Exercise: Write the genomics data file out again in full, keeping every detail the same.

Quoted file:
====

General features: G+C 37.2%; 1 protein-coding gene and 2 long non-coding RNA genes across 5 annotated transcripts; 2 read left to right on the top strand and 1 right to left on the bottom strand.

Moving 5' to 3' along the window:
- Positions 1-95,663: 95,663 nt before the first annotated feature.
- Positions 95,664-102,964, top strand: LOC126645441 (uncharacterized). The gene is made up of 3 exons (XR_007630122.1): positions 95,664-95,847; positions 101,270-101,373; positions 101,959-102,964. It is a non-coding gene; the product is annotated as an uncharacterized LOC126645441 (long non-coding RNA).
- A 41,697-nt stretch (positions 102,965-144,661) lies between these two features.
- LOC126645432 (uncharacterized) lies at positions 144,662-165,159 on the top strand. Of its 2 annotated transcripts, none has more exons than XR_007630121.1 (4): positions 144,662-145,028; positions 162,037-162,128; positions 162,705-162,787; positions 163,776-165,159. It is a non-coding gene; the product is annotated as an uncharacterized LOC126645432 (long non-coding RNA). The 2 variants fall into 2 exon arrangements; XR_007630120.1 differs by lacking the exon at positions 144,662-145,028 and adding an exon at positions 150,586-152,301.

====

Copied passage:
General features: G+C 37.2%; 1 protein-coding gene and 2 long non-coding RNA genes across 5 annotated transcripts; 2 read left to right on the top strand and 1 right to left on the bottom strand.

Moving 5' to 3' along the window:
- Positions 1-95,663: 95,663 nt before the first annotated feature.
- Positions 95,664-102,964, top strand: LOC126645441 (uncharacterized). The gene is made up of 3 exons (XR_007630122.1): positions 95,664-95,847; positions 101,270-101,373; positions 101,959-102,964. It is a non-coding gene; the product is annotated as an uncharacterized LOC126645441 (long non-coding RNA).
- A 41,697-nt stretch (positions 102,965-144,661) lies between these two features.
- LOC126645432 (uncharacterized) lies at positions 144,662-165,159 on the top strand. Of its 2 annotated transcripts, none has more exons than XR_007630121.1 (4): positions 144,662-145,028; positions 162,037-162,128; positions 162,705-162,787; positions 163,776-165,159. It is a non-coding gene; the product is annotated as an uncharacterized LOC126645432 (long non-coding RNA). The 2 variants fall into 2 exon arrangements; XR_007630120.1 differs by lacking the exon at positions 144,662-145,028 and adding an exon at positions 150,586-152,301.